How are you? Every day Breyer and I commiserate in how much we miss you. Truly. We have begun our elaborate plans for your homecoming, involving lots of tea parties. She also said you were the best tickler out of all her brothers, and I understood her to mean the most gentlest.
Breyer is now a maker of grilled cheese sandwiches. She worked hard listening and learning, and makes a very yummy version. She's excited to cook for you. Today we worked on pancakes. Your father has been checking with other men with daughters to see if they have "sensitivity" issues. They've all assured him irritation from shirt tags, frustration over sock seams, and emotional outbursts over itchy dress seams are perfectly normal. Your father is now wondering whether or not joining a fathers of daughters support group is in his future.
Porter began school last week and we haven't heard of too many adventures thus far, but it's good to know he loves where he's at. His boss, and your former, called here looking for him. She had the wrong number. She is excited you're finished in August, and couldn't believe two years were almost done.
Cooper paid a few bucks for a mini camera and goggles he plans on attaching to one of his planes. In the meantime, he walks around with the camera, and causes his partner in crime wearing the goggles, to laugh. Toilet bowl flushes, mouth shots...all kinds of humor over here.
Your father returns to teaching this week. We've enjoyed our time together during the day. I had a dental cleaning appointment, and he came to provide moral support, which was very much needed when the longevity of my back molar was questioned. He came the next day when I had a small cavity to be filled, again, for support. He's very sweet.
We were able to go to Sawyer's basketball game together. We were suppose to go out to eat beforehand, but a job interview took longer than we thought. We enjoyed heckling from the stands until Sawyer was injured. He landed on the side of his ankle, instead of the bottom of his foot,and was down for the count. It's always upsetting to see your child hurting, but as fate would allow an orthopedic surgeon was in the stands and provided a lot of comfort. He also allowed us to follow him home, whereon he gave Sawyer an ankle boot and a pair of crutches. The following morning an appointment with said doctor confirmed it was just a bad sprain. The only games his team has lost this year have been the two games Sawyer was not in. And he's recovering quickly.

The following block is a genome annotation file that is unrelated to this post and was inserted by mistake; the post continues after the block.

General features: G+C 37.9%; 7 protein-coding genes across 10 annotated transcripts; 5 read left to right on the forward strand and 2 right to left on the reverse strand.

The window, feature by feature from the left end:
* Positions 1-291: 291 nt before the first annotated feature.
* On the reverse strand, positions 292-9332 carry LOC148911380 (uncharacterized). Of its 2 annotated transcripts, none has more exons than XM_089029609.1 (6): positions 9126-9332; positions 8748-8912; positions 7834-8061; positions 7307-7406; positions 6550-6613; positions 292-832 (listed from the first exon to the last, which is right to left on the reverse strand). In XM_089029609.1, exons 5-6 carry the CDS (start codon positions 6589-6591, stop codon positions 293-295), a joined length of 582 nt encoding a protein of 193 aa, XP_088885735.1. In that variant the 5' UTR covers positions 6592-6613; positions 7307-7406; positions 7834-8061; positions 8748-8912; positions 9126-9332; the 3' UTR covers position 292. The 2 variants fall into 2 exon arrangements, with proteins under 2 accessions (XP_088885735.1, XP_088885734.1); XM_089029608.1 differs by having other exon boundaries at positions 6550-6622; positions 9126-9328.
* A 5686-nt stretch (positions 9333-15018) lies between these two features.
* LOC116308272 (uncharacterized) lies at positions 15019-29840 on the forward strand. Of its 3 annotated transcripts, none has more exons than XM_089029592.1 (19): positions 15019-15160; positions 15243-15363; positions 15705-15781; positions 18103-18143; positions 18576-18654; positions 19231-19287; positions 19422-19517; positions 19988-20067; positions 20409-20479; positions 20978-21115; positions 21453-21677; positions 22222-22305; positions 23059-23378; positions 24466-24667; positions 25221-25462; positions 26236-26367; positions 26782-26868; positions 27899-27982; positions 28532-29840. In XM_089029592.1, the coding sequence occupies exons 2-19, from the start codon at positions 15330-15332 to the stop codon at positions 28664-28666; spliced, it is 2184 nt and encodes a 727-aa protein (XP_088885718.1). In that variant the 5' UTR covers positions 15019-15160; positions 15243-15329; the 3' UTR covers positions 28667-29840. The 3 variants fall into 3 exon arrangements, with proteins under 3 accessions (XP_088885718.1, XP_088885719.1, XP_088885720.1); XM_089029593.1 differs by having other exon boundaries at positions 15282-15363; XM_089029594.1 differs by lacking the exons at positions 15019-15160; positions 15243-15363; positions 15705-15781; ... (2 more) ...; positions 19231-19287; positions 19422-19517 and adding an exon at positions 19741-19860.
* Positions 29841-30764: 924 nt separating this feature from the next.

Last week, when Uncle Aaron was in Utah
Your cousin Kaleb was transferred to his fourth area - Juneau, Alaska. He will continue as Zone Leader. He says he won't miss the darkness or cold of Barrow but he sure did fall in love with the people there. On to new adventures. ❤ I love the new Gordon B. Hinckley book,this year's study. I miss him. I could read him all day, and did fairly well summing up the lesson for today, just for you ;-) "Hold high the standard under which we walk. Be diligent, be true, be virtuous,be faithful...This is a season to be strong. It is a time to move forward without hesitation, knowing well the meaning, the breadth and the importance of our mission...You cannot simply take for granted this cause, which is the cause of Christ. You cannot simply stand on the sidelines and watch the play between the forces of good and evil...Let us, each one, resolve within himself that we will add to the luster of this magnificent work of the Almighty, that it may shine across the earth as a beacon of strength and goodness for all the world to look upon." You missionaries are beacons that shine across the earth. You are full of goodness and light, even visible in Kaleb in the dark and cold of Barrow. Be good. Lift your bushel. Go to work.
P.S.. Our good neighbor in Proctorville, Jean Crowder, passed away suddenly last week. She had left me a sweet message on Facebook the 31st in regards to a picture I was tagged in, regarding you, and our Christmas card.
P.P.S. Has your box arrived?